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The Jews of India: An Interview with Hannah Grossman, Former JDC Fellow

Posted on 04/18/2013 @ 03:30 PM

Tags: The Jews of India, An Interview with Hannah Grossman, Former JDC Fellow

During this year on the International Board of BBYO, I have had the privilege to connect with Jewish people from all over the world. Yet I would never have imagined that my outreach to the international Jewish community would span as far as Asia – more specifically, the Bene Israeli Jews of Mumbai, India.

I had the chance to interview Hannah Grossman, a former JDC Jewish Service Corps Fellow who served in Mumbai.

Can you provide some basic background of the history, geography and demographics of the Bene Israel community?

There is no concrete historical evidence for the narratives of how the Bene Israeli Jews arrived in India. However, the most commonly accepted narrative is that after the 2nd Temple destruction, Jews fled via ship—a ship holding seven couples landed on the Konkan coast (a little south of Mumbai). While all of their texts were lost in the voyage, they remembered the Shema, kept Shabbat and continued circumcision.

At its peak, I believe the Bene Israeli community numbered around 60,000. In 1948, most of them migrated to Israel, not because of persecution (which there was little to none of), but because of their Jewish connection to the land of Israel. Today, there are between 3,000 and 4,000 Jews living in India- most have migrated from the villages along the Konkan coast to Mumbai.

What obstacles has the community faced? What affect did the Holocaust have on the Bene Israel community?

I would say that it has become difficult to follow halachic Judaism in India. Many are traditional Jews and strongly identify with their religion (most people identify strongly with their respective religion in India), but circumstances, like not being able to travel to synagogue and not work on Shabbat, make it difficult.

Because of the high population and competition in the country, many Bene Israeli who do value Jewish education prioritize their formal schooling and work ambitions over Jewish education. It is a matter of fact for many people. (It is hard to make time for formal Jewish education while studying for exams…)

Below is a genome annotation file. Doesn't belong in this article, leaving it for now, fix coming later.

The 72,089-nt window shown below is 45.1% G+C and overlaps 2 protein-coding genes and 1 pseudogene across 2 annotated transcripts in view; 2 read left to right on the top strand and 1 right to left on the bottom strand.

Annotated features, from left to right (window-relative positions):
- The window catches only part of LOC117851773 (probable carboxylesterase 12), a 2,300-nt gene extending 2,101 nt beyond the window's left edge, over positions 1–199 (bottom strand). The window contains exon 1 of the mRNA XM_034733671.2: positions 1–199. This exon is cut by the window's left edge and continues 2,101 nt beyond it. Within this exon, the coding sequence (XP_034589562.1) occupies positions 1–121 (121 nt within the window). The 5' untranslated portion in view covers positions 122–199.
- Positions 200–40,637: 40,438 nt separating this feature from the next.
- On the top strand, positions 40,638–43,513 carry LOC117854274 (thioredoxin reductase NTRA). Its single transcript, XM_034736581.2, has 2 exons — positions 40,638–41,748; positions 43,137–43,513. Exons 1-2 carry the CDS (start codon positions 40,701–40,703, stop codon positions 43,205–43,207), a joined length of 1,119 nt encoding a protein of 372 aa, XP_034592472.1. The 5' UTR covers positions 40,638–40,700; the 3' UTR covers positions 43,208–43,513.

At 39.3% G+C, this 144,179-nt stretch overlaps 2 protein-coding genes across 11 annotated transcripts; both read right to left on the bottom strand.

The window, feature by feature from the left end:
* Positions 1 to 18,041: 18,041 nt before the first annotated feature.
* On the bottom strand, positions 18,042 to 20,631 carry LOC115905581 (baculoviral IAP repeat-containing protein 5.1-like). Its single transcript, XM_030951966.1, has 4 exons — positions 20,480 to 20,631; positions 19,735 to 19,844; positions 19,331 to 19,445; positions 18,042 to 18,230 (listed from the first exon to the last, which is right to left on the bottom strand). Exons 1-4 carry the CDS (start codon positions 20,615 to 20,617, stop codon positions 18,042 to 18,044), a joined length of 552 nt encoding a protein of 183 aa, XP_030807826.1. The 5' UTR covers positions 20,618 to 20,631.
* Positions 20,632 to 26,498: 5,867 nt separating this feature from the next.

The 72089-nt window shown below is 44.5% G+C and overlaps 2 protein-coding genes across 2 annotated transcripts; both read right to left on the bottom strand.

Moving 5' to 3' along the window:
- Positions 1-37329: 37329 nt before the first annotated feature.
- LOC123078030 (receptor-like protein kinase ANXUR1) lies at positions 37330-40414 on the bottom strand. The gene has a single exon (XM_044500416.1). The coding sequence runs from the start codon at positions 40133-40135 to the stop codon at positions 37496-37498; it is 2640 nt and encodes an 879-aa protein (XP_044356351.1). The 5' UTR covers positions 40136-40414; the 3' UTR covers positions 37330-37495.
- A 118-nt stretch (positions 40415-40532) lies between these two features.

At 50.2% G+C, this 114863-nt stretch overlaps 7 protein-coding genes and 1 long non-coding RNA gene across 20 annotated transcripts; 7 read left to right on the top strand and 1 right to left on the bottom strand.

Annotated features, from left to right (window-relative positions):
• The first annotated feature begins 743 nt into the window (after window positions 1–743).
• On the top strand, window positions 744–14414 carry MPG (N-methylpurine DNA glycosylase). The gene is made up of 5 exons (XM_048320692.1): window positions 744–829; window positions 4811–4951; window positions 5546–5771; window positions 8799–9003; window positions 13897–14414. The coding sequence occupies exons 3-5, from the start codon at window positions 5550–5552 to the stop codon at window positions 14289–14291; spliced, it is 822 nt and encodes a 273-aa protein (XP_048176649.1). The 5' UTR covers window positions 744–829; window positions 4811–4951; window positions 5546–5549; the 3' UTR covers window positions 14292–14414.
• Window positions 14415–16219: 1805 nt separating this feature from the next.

In some ways, the Holocaust and Hitler are far from being understood in India. Many people admire Hitler because he seemed to exemplify a story of someone rising to power. (Mein Kampf is sold in many Indian bookstores and, in recent years, there was a restaurant opened named, ‘Hitler’- through efforts of the Jewish community and Israeli consulate, the restaurant did change its name). While many Bene Israeli Jews connect with this part of Jewish history and Jewish peoplehood, many have not been exposed to strong education about the Holocaust. Indian Jews are in many ways very disconnected from the European experience and it is difficult to relate although efforts have been made to bridge the two (i.e. March of the Living and the Israeli Consulate have encouraged Holocaust education).

What is the community's connection to Israel?

Most, if not all, Bene Israeli Jews in India have family in Israel. There is a very strong connection to Israel through these familial connections.

What are the most prominent similarities and differences between the Bene Israel community and the Jewish community you grew up in?

There is no such thing as a denomination (Orthodox, Conservative, Reform) in India. This is something that seems to dominate Jewish communities where I grew up (NJ) and the conversations about Jewish life.

The food! There are special Bene Israeli dishes and snacks for Jewish holidays. For example, they don’t have Hamantashen, but eat something called puran poli on Purim. They break fasts of Yom Kippur and Tisha B’Av with special beans and a unique juice. There are stories that accompany these customs.

There are also unique Bene Israeli Jewish customs. For example, they hold a malida ceremony (kind of a thanksgiving to Elijah) whenever good things happen. Speaking of Elijah, they believe that he ascended off a rock in the Konkan coast and have a very strong connection to him.

Unlike many Jews in my community, the Bene Israeli community does not physically stand out. (They dress in clothing like other Indians, i.e. saaris.)

“Two Jews, three opinions!”

Close family bonds and community relations.

Jewish/Hebrew names.

How does the community interact with the rest of India? Does the fact they are Jewish affect them in any way?

Many of the Bene Israeli Jews are assimilated and spend most of their days with non-Jews (at school and work). Hinduism is very tolerant of other religions and the Bene Israelis have not experienced anti-Semitism making it possible for both groups to get along civilly with each other.

Their Judaism often makes them stand out (i.e Hebrew names) and the simple fact that in a country of over one billion people with only 3,000 - 4,000 Jews, the average person has never met or even heard of Jews.

So, in some cases they go unnoticed because they are such a small group, but when they are noticed their distinctness is evident. Like most Indians who connect strongly to their religion, the Indian Jews are proud and close to their own.

Nick Phillips, 88 Grand Aleph Mazkir
Hannah Grossman was a 2011-2012 JDC JSC Fellow. She is currently studying at the Pardes institute in Jerusalem, Israel.

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